Anonymous
Anonymous asked in Science & MathematicsPhysics · 2 months ago

# Explain why the water remains in the bucket instead of getting the teacher wet.?

A teacher fills a bucket half-way with water and attaches a thin rope to the bucket’s handle. The teacher swings the bucket in a circle above his head.

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• 2 months ago

If anything has a force acting on it towards the center of a circular path equal to F, and it has a perpendicular constant velocity to that force in the plane of the circle equal to √(F•r/m) where r is the radius of the circular path and m is the mass of that thing, then it will move with a circular motion. Any speed less than that and the water will fall out the bucket.

• oubaas
Lv 7
2 months ago

Centrifugal force CF = m*g*V^2/r ...or m*g*ω^2*r

• D g
Lv 7
2 months ago

swinging the bucket  gives the water velocity  and the  direction change caused by the  rope pulling the bucket down  give the water  acceleration  the  gravity is also pulling down   but the bucket  is being pulled back by the  rope but the water inside the bucket keepts trying to move   striaight  and that is why the  water stays in .. you can see if the teacher holds the bucket over his head the water  drops on him  if the bucket is open downward  because there is no  motion of the water moviing up..

• Jim
Lv 7
2 months ago

It's called acceleration.

Gravity is one type of acceleration, but this can be overcome by centripetal movement.

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• 2 months ago

Really hard water !

• 2 months ago

The question is very badly worded.  It is highly ambiguous.  When it says "swings the bucket in a circle above his head", does that mean that the circle is in a vertical plane, with the bucket actually upside down at the top of the circle, as the other two respondents seem to assume ?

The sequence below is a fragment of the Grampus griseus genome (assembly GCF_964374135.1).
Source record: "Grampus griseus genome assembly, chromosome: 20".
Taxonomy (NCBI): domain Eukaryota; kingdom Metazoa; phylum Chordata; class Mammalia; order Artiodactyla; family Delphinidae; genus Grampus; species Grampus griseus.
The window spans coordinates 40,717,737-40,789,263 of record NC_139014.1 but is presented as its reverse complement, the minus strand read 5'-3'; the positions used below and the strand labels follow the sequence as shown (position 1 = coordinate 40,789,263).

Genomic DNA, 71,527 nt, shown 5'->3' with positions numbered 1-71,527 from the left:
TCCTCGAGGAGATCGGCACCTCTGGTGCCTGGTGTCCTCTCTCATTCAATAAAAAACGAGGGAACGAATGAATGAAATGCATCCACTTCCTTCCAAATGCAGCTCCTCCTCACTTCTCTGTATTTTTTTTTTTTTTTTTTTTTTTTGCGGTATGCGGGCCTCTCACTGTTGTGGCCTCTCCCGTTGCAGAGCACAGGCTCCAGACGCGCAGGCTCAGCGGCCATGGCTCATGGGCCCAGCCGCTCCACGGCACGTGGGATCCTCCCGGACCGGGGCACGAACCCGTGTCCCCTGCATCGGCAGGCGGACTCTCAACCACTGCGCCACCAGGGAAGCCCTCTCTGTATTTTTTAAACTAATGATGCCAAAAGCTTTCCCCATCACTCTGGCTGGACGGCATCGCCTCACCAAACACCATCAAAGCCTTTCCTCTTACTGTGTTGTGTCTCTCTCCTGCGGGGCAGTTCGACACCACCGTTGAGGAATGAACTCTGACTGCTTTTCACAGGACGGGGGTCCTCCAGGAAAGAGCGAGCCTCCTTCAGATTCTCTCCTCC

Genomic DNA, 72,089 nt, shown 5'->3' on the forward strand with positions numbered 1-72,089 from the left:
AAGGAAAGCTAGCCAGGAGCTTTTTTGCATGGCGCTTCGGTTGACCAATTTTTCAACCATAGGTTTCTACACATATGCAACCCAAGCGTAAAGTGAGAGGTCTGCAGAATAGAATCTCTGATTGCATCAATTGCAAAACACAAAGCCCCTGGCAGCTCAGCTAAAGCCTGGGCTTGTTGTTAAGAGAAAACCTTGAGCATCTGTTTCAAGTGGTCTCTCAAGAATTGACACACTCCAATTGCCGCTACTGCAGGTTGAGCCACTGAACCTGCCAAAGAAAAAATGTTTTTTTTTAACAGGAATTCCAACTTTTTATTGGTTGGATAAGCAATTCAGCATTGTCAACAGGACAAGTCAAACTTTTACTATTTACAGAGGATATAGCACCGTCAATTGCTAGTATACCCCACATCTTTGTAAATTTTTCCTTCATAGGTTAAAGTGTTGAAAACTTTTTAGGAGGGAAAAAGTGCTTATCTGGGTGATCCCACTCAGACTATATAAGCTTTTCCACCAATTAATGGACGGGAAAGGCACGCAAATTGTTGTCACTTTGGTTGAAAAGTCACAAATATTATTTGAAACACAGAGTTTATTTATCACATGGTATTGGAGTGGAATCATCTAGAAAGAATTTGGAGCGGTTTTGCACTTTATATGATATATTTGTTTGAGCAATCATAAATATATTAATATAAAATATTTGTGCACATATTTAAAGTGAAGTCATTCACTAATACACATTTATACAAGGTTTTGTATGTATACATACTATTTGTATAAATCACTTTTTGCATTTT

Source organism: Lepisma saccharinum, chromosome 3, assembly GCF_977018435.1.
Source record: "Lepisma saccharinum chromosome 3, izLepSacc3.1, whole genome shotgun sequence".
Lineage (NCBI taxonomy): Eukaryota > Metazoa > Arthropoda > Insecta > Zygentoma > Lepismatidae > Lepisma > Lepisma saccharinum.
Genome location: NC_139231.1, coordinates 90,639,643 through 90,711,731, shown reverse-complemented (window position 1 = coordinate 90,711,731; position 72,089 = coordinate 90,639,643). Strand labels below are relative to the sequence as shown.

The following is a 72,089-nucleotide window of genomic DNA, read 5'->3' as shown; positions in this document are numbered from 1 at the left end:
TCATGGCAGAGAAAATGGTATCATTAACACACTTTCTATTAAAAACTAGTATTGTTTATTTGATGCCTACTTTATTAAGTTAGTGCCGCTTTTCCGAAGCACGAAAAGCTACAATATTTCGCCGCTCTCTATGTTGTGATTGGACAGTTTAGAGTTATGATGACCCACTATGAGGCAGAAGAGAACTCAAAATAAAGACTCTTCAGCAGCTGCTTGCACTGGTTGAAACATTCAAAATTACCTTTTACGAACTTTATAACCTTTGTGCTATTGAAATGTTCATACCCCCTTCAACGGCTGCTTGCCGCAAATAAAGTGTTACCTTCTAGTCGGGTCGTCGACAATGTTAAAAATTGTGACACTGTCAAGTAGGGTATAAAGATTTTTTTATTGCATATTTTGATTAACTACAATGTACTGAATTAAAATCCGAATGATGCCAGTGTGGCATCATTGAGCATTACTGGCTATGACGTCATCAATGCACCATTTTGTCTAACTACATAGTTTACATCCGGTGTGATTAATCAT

OR does it mean that the  bucket is being swung in a HORIZONTAL circle  around the teacher's head?  I lean towards this interpretation.  But the answer is basically the same - CENTRIPETAL force to keep the bucket plus contents moving in a circle, instead of flying off at a tangent.

Motion in a circle requires a force towards the centre to keep the object, or whatever,  constrained to move in the circle.  This produces the apparent outward force (or centrifugal force in common parlance) which is how artificial gravity is produced, as in a rotating spacecraft - or in a spin dryer.  It is the artificial gravity force which keeps the water in the bucket.

• ?
Lv 7
2 months ago

I disagree with the wording of the other two answers.  At the top the water is falling.  But the bucket is being pulled down by the rope.  As long as the bucket is accelerating at a greater rate than the water there is no relative downwards motion.  If you permit the rope to go slack the results can be different and interesting.  The bucket and water execute a parabolic (horizontal) motion drenching my students instead.

• 2 months ago

If the bucket is swinging fast enough, the water stays in the bucket through centrifugal force.  Which is also what keeps the bucket at the end of the rope, rather than falling when it goes upside-down.

Centrifugal force is related to inertia.  The water and the bucket are moving and want to keep moving in a straight line.  This is an example of Newton's first law, that an object in motion tends to stay in motion unless acted on by an external force.  In this case the external force is the rope.  If the rope broke, the bucket full of water would want to fly off in a straight line, in whichever direction they were going at that instant.

• Barry
Lv 6
2 months ago

Centrifugal force keeps the water in the bucket. He gets wet when he gets tired.

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